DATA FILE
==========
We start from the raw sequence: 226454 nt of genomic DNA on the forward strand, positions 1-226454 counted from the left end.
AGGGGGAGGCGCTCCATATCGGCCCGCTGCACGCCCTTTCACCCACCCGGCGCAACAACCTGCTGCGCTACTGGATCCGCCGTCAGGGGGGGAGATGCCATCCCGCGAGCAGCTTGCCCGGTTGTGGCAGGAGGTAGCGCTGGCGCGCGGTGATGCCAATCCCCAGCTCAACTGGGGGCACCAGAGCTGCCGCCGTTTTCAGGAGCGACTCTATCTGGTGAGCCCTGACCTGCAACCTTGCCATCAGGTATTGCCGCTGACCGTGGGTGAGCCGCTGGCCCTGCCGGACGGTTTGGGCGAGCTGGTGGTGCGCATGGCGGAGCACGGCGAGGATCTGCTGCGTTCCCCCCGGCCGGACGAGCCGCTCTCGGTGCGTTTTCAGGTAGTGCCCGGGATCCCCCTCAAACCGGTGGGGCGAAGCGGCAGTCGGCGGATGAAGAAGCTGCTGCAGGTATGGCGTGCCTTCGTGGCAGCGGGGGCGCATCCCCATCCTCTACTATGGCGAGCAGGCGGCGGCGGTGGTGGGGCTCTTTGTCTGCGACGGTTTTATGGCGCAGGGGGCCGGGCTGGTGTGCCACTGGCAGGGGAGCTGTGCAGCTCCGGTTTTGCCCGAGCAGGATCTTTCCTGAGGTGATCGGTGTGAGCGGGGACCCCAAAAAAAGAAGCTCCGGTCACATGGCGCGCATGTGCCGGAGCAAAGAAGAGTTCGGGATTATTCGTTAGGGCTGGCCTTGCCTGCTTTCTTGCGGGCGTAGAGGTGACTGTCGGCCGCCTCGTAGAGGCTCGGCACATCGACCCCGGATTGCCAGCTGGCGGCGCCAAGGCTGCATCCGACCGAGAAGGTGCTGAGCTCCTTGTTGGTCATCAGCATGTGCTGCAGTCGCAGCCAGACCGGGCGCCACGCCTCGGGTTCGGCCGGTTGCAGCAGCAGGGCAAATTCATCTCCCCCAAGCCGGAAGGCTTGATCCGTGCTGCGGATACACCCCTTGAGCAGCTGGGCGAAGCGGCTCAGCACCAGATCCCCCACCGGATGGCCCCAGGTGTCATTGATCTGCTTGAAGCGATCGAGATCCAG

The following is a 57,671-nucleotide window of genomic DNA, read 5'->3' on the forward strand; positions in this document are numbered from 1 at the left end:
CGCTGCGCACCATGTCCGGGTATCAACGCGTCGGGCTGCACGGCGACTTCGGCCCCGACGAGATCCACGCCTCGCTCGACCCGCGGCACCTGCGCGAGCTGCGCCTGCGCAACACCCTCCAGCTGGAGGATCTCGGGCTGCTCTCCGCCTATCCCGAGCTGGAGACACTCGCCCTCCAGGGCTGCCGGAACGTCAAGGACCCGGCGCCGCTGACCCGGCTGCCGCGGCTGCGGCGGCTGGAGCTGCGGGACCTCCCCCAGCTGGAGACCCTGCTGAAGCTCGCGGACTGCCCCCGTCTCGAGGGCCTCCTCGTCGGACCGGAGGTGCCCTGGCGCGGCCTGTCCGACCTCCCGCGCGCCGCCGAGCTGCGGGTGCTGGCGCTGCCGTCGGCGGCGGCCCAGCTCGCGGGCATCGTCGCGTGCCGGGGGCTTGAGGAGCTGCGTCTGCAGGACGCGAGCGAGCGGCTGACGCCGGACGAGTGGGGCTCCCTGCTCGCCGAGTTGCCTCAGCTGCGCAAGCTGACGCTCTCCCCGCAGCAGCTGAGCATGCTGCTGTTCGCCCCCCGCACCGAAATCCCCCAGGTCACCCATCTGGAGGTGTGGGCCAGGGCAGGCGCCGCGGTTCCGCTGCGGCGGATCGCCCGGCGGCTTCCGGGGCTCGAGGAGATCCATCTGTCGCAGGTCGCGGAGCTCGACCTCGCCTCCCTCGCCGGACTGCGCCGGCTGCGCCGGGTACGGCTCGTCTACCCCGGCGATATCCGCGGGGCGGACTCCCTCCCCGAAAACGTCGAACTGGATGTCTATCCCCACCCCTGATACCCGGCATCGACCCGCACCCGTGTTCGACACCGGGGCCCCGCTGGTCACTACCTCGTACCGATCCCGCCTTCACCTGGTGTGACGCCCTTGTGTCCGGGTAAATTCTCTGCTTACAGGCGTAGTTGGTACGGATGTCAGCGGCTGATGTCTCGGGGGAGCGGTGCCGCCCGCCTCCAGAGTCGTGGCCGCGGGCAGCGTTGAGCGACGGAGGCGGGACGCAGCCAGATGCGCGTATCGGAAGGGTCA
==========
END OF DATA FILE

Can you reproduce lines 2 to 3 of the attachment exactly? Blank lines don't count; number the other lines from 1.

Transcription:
AGGGGGAGGCGCTCCATATCGGCCCGCTGCACGCCCTTTCACCCACCCGGCGCAACAACCTGCTGCGCTACTGGATCCGCCGTCAGGGGGGGAGATGCCATCCCGCGAGCAGCTTGCCCGGTTGTGGCAGGAGGTAGCGCTGGCGCGCGGTGATGCCAATCCCCAGCTCAACTGGGGGCACCAGAGCTGCCGCCGTTTTCAGGAGCGACTCTATCTGGTGAGCCCTGACCTGCAACCTTGCCATCAGGTATTGCCGCTGACCGTGGGTGAGCCGCTGGCCCTGCCGGACGGTTTGGGCGAGCTGGTGGTGCGCATGGCGGAGCACGGCGAGGATCTGCTGCGTTCCCCCCGGCCGGACGAGCCGCTCTCGGTGCGTTTTCAGGTAGTGCCCGGGATCCCCCTCAAACCGGTGGGGCGAAGCGGCAGTCGGCGGATGAAGAAGCTGCTGCAGGTATGGCGTGCCTTCGTGGCAGCGGGGGCGCATCCCCATCCTCTACTATGGCGAGCAGGCGGCGGCGGTGGTGGGGCTCTTTGTCTGCGACGGTTTTATGGCGCAGGGGGCCGGGCTGGTGTGCCACTGGCAGGGGAGCTGTGCAGCTCCGGTTTTGCCCGAGCAGGATCTTTCCTGAGGTGATCGGTGTGAGCGGGGACCCCAAAAAAAGAAGCTCCGGTCACATGGCGCGCATGTGCCGGAGCAAAGAAGAGTTCGGGATTATTCGTTAGGGCTGGCCTTGCCTGCTTTCTTGCGGGCGTAGAGGTGACTGTCGGCCGCCTCGTAGAGGCTCGGCACATCGACCCCGGATTGCCAGCTGGCGGCGCCAAGGCTGCATCCGACCGAGAAGGTGCTGAGCTCCTTGTTGGTCATCAGCATGTGCTGCAGTCGCAGCCAGACCGGGCGCCACGCCTCGGGTTCGGCCGGTTGCAGCAGCAGGGCAAATTCATCTCCCCCAAGCCGGAAGGCTTGATCCGTGCTGCGGATACACCCCTTGAGCAGCTGGGCGAAGCGGCTCAGCACCAGATCCCCCACCGGATGGCCCCAGGTGTCATTGATCTGCTTGAAGCGATCGAGATCCAG

The following is a 57,671-nucleotide window of genomic DNA, read 5'->3' on the forward strand; positions in this document are numbered from 1 at the left end: